Photograph by Marlena Raines
Berkeley High School’s (BHS) Community Theater has been a stage for countless icons, such as Led Zeppelin, Bob Dylan, Bruce Springsteen, and even the Dalai Lama. On October 27, once again, the theater welcomed two iconic progressive politicians to the stage: Senator Bernie Sanders and Congresswoman Barbara Lee. Thousands of people surrounded BHS, waiting to attend the much-anticipated free event. Among the crowd were three high schoolers from San Mateo who said they came to the rally not only to see Sanders speak, but to be in the presence of like-minded activists. “I think it’s nice to see people fighting the good fight, fighting for our health care, fighting for our rights,” said one of the students from San Mateo, Josette Thornhill. “It’s really comforting in a time when you feel the government isn’t supporting you.” Like many young people, Thornhill struggles to feel like she has the ability to make change or have a voice in the government when she does not have the ability to vote in the upcoming midterms, which is why Josette Thornhill and her friends came out to the event. “We felt the closest thing we could do was to show support for candidates like Barbara Lee and Bernie Sanders,” she said.
Josette Thornhill mentioned that, currently, many young people, women, and people of color are looking at Congress and the President and are saying “these people [in the government] don’t reflect our beliefs and they don’t represent us as who we are.”
One of the main purposes of the rally was to encourage people to vote in the midterms, and as Lee said, “Promise me to not only vote, but to bring 25 more of your friends to the polls!” Alyce Thornhill, a high school student from San Mateo, said that people who willingly chose not to vote are “making a huge mistake.” She said that every eligible voter has the power to be heard and if they are choosing not to have that platform then they are wasting their voice and their potential to be involved in democracy.
Alix Abrahams, a junior at BHS, came to the rally because she wanted to see Sanders in person. Abrahams mentioned that “it’s wild he [Sanders] is coming to our school. I realized that if I didn’t go, I might regret it later.” As someone who is not old enough to vote, Abrahams especially feels that if a citizen does not vote, they are being irresponsible. Because United States politics is in “such a time of turmoil and polar conflict,” the saying “political apathy is privilege” strikes Abrahams as relevant to today’s voting culture. When “irresponsible citizens” do not vote, Abrahams thinks “it is a disgusting show of privilege and just not caring.”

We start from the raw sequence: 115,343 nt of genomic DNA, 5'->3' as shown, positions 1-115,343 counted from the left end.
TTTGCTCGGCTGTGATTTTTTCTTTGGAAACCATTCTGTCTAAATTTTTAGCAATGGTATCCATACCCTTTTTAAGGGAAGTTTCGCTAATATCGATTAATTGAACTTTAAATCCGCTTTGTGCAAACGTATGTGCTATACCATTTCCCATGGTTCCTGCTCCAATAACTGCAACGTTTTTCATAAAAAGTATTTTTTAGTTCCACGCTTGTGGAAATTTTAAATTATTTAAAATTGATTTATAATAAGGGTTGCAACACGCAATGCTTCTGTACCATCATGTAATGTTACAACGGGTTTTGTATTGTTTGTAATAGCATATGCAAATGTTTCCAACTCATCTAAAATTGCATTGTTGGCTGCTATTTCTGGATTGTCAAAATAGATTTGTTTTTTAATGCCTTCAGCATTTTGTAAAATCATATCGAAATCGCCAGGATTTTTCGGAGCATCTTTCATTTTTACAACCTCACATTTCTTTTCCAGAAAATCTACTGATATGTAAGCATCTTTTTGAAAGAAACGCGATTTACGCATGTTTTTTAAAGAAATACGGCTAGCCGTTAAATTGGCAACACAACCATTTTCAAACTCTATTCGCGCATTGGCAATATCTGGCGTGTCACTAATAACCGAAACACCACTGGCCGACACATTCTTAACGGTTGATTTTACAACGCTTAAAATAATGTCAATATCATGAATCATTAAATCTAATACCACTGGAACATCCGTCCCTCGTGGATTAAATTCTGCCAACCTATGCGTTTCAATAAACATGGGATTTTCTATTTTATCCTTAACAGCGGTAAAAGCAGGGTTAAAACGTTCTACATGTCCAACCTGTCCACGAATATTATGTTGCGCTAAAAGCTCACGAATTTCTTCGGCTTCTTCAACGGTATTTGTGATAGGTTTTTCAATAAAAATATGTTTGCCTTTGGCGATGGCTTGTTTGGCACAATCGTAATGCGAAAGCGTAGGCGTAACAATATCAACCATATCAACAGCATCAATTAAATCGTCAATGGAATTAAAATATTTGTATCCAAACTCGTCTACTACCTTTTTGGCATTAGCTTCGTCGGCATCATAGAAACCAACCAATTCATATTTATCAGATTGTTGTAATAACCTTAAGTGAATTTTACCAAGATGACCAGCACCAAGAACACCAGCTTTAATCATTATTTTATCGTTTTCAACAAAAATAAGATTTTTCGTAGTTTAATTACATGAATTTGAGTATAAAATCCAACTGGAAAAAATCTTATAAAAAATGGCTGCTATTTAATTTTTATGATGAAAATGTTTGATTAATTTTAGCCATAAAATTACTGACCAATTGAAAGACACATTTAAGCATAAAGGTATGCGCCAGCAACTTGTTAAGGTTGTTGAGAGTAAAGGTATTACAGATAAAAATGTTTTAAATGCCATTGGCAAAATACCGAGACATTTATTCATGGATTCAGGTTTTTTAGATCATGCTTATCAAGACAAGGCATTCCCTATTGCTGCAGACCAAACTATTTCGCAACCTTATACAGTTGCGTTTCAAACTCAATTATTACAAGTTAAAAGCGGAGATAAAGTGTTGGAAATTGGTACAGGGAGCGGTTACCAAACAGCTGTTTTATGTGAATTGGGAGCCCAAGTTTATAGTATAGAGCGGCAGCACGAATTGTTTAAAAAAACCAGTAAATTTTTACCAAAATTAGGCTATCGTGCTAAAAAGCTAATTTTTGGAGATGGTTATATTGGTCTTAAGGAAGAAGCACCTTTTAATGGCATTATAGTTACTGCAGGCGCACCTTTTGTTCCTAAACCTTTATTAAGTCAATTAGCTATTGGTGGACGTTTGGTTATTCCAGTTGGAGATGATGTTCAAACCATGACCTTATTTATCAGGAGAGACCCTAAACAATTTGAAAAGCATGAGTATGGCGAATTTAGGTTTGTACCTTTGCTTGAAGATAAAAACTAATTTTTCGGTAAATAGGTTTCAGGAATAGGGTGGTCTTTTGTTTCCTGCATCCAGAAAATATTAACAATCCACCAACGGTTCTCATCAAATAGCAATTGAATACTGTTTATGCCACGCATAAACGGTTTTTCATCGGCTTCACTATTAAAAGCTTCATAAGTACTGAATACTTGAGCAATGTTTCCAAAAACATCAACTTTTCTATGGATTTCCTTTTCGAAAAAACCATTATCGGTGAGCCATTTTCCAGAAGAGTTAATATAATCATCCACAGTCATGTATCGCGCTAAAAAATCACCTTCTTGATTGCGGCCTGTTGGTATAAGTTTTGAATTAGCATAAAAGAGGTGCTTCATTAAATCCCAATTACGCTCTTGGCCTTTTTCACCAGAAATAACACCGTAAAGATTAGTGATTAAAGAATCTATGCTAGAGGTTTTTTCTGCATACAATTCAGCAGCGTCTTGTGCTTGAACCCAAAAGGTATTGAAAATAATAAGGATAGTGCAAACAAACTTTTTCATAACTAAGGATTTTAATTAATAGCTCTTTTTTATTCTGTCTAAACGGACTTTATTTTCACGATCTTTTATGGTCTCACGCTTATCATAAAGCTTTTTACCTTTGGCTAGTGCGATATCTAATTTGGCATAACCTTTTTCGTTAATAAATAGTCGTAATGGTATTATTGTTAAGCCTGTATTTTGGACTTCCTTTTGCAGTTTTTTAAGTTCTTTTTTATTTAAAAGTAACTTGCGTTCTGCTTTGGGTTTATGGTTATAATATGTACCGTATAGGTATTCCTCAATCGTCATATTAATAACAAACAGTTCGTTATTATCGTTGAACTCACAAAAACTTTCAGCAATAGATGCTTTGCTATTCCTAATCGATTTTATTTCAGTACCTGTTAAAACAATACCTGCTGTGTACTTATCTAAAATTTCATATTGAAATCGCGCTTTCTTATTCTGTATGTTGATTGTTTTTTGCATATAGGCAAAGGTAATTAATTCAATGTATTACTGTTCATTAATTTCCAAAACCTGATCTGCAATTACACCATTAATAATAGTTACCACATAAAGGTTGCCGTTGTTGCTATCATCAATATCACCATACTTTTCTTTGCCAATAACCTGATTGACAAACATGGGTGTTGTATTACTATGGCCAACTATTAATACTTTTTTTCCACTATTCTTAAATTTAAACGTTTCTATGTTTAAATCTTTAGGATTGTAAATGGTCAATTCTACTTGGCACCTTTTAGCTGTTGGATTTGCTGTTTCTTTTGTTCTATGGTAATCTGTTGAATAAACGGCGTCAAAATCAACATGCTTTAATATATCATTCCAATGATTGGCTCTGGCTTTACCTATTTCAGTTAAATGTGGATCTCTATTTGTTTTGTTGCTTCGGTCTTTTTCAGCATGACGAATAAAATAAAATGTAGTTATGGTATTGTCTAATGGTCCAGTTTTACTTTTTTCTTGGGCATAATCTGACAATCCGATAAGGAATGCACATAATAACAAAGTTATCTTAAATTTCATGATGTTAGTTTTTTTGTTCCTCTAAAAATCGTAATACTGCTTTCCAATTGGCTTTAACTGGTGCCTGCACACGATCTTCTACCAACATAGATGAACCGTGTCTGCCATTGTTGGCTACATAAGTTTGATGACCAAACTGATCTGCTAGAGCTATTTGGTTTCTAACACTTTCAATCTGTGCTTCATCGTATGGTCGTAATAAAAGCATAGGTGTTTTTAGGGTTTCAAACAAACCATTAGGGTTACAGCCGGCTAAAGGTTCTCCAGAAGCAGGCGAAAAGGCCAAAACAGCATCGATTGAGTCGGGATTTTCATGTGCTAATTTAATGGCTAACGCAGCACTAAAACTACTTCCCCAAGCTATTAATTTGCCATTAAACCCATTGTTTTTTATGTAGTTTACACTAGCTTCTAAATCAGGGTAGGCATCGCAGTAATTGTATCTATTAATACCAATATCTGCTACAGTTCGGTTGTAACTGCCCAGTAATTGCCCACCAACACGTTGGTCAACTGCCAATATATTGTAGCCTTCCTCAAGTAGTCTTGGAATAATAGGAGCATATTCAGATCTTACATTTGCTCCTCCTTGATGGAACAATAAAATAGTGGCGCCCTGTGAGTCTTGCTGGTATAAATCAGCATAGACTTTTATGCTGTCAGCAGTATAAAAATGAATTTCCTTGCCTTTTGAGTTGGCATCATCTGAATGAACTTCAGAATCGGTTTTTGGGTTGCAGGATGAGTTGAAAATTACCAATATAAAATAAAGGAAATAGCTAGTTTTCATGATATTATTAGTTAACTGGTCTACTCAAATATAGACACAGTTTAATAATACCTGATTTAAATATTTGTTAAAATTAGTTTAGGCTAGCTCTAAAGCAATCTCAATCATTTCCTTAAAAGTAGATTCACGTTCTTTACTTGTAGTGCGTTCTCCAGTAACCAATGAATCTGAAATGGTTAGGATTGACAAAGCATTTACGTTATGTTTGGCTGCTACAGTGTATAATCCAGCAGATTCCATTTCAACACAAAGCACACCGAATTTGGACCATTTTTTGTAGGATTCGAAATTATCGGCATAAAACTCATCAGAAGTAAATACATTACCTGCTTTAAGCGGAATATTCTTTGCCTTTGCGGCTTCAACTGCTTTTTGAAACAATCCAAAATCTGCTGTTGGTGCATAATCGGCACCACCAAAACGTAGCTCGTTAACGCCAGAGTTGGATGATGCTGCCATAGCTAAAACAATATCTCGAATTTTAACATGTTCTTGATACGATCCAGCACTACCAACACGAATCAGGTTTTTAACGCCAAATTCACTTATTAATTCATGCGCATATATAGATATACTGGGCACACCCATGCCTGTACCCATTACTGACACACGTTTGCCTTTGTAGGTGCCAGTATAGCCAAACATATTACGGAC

During the event, Lee touched on many issues such as gun control legislation and the Pittsburgh shooting, but she mainly focused on the midterm elections. On November 6, there will be many opportunities for funding education, preserving parks, protecting the environment from wildfires, ensuring hotel workers fair pay, and creating vital services for the homeless.
However, in order to pass any of these measures, Lee says, “We need to use our voice and progressive message to voters and when we do this, we will win.” She explained that the Bay Area needs to “help take back the house and elect a Congress that works for the people,” and in order to do this, everybody should talk to their neighbors about important ballot measures and walk the streets protesting for one’s beliefs. After Lee rallied up the crowd, Sanders stepped out from behind the curtain and was greeted with a thunderous applause that included many chanting, “Bernie 2020!”
“California can make a difference … we are not going backwards to more discrimination, we are going forwards to a nation that creates equality for all people,” said Sanders. 2014 had the lowest voter turnout in 70 years with two-thirds of eligible voters not going to the polls. However, Sanders emphasized that 2018 must have the highest voter turnout in order to “change the national priority.” From gun legislation, medicare, fossil fuel industries, criminal justice systems, marijuana, DACA, to public schools, Sanders touched on many issues that not only directly apply to voters, but specifically young people.
Throughout the rally, both Lee and Sanders created a sense of unity and empowerment in BHS’s community theater that seemed to energize and motivate many attendees to go out in their community and encourage people to vote.
As Sanders said, “Our views don’t matter unless we elect people who stand with us.” Voting is crucial to the midterm election, and Lee and Sanders agree that in order to shift the government, one must take advantage of their voting privilege. With record voter turnout this midterm, it is clear their message got through.